Back in spring I bought myself a Hotbin, which is a super-posh composting bin, that takes all cooked food waste, as well as gardening waste, and cooks it up into compost really quickly.
I emptied it for the first time a couple of weeks ago, and I thought it would be a good time to share how I've been finding it. Spoiler alert, I love it!
It's clean, not-smelly, compact, gets really hot and steam comes out of it - what's not to like!
Filling the Hotbin composter.
There's a set up process with the Hotbin, you fill it with twigs at the bottom, then either add a lot of waste to get it heating up fast, or add little bits of waste as you have it (both these methods are described on the Hotbin website).
Once you've done that first step you continue to add a mix of waste to the Hotbin regularly. I find my compost stays hotter if I add waste every other day, but sometimes I go a week between topping it up if I'm busy or the weather's bad, and it still works good.
The mix of waste you need to put in the hot bin is as follows,
Food waste - raw and cooked food waste is fine
Garden waste - chopped into smallish pieces so it breaks down quicker
Shredded paper - a handful or two of shredded or ripped paper or card - I find shredded paper works best and I shred it with a pair of those special shredding scissors with 5 sets of blades.
Bulking agent - a couple of handfuls of bulking agent - Hotbin supply partially composted wood chippings, but you can make your own and I often cut up some twigs to use instead.
Use half the volume of shredded paper to waste, and another fifth of bulking agent to get the mixture right. I like to mix everything up in a trug before popping it in the Hotbin, then I tip it in and mix it with the top layer of compost.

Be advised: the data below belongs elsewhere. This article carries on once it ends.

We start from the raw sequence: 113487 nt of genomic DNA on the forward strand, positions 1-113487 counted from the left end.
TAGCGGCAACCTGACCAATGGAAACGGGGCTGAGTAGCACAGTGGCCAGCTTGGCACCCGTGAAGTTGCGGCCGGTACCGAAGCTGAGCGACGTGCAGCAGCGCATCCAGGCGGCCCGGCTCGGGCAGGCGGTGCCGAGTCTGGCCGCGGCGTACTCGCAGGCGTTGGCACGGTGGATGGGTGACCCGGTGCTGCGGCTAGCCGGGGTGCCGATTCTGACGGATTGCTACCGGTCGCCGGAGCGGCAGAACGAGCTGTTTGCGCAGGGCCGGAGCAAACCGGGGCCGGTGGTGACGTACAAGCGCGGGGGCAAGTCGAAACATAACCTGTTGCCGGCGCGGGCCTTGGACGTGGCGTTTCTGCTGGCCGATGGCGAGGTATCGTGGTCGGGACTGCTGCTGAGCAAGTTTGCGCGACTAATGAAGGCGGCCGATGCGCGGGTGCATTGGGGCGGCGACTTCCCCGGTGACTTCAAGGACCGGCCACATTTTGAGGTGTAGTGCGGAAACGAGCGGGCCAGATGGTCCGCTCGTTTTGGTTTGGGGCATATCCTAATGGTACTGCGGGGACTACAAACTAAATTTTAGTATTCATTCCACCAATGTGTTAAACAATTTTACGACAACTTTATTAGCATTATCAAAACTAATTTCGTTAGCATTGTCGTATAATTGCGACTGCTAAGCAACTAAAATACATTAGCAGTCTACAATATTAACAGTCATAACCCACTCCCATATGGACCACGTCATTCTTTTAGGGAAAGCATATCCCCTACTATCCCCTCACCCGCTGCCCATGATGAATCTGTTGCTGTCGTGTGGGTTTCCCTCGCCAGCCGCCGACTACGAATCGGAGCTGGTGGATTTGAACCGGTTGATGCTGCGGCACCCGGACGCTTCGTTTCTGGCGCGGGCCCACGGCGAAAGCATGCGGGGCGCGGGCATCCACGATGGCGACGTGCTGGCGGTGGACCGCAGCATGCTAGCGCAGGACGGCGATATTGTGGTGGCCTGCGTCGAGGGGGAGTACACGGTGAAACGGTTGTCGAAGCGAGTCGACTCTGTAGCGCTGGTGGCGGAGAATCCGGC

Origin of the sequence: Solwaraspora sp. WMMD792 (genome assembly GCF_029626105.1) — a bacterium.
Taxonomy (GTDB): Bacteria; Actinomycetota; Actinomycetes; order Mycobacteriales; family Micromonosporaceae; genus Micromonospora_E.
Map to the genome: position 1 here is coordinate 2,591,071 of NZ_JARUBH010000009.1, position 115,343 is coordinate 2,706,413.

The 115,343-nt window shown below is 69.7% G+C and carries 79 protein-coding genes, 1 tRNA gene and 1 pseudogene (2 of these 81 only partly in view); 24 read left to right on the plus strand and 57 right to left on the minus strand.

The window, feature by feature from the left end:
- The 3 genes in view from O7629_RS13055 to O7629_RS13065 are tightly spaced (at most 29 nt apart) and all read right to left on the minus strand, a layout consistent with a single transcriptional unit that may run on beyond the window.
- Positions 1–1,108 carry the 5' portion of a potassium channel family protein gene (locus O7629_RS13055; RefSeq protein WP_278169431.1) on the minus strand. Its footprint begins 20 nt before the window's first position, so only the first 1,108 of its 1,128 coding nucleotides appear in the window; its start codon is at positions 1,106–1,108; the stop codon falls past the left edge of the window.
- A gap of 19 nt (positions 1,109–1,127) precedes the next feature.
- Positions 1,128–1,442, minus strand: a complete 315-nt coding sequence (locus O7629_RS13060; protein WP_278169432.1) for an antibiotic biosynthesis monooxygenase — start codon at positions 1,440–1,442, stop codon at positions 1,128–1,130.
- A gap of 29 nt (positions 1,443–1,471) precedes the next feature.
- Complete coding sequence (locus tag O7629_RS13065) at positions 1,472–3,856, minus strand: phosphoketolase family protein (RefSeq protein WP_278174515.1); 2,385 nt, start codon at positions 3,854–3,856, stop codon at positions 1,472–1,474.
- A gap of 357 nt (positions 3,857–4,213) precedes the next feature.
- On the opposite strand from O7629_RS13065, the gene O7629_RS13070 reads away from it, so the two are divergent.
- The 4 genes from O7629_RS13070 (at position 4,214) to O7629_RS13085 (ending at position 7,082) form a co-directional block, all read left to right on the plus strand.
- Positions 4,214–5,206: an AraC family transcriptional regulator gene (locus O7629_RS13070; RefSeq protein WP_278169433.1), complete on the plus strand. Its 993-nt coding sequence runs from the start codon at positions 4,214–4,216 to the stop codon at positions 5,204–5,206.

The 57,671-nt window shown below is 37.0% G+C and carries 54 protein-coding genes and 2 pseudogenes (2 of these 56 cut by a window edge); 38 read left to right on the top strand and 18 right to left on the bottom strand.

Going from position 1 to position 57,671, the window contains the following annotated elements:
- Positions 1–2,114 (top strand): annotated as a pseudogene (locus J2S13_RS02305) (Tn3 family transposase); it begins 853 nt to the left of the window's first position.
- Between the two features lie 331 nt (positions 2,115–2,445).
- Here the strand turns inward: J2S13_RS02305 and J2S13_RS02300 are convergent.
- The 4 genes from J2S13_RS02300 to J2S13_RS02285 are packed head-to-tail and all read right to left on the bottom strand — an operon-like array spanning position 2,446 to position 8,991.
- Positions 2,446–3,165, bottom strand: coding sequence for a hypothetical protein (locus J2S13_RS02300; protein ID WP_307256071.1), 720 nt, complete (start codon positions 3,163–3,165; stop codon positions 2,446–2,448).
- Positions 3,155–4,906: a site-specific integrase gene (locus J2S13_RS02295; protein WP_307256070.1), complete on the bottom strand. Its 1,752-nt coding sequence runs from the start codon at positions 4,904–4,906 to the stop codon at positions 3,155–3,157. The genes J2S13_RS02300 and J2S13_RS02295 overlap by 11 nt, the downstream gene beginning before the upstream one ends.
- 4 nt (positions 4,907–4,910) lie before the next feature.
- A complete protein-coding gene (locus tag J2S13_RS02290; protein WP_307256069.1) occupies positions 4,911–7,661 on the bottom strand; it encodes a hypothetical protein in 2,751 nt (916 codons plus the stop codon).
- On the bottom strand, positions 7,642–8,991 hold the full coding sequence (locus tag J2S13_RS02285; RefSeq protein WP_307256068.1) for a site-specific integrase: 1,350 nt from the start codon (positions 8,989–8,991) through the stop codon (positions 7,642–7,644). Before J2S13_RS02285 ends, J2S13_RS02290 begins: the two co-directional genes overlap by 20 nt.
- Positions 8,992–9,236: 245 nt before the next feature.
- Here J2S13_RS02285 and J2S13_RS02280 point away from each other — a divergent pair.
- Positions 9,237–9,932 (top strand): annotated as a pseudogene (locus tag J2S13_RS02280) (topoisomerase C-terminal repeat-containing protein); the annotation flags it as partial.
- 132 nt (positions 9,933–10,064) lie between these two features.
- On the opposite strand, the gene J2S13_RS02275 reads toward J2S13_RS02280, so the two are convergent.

Emptying the Hotbin Composter.
I put off emptying my Hotbin for ages, because I thought it might be tricky, and because I was worried if it hadn't have worked I'd have wasted a lot of money! But I shouldn't have worried it was fine.
Once I'd opened the bottom hatch I started digging the compost out. Eventually the top, unfinished layer of compost collapsed down, but it happened slowly enough that I was able to shove a trug in place and catch it.
Emptying the Hotbin was a surprisingly un-smelly and quick job, it took about 45 minutes to empty including spreading the compost. I've spent entire days emptying compost bins before, so I was really happy with this! I got about 4 small trugs full of compost out too which was more than sufficient to spread by my fruit trees.
The finished compost.
The finished compost is dark brown, it smells good (am I the only one who smells their compost to see if it's ready?!), and it's also really, really sticky. This is normal apparently, due to the large amount of humic matter in the compost.
It was easy to spread, although a bit clumpy, but I'm sure my garden worms will work on that over the winter and by spring my garden beds will be lovely.
My most favourite thing about my Hotbin composter.
I just love that it comes with two thermometers (one on the lid and one on a probe to poke inside) and that steam comes out of it. It's so satisfying to see it working!
Don't forget to check out my other gardening blog posts!
Disclaimer - I received a teeny little discount on my Hotbin in return for the promise of reviewing it. I was going to buy one anyway, and as always all opinions are my own. I've also borrowed a graphic from the Hotbin website - I hope they don't mind and it 100% belongs to them.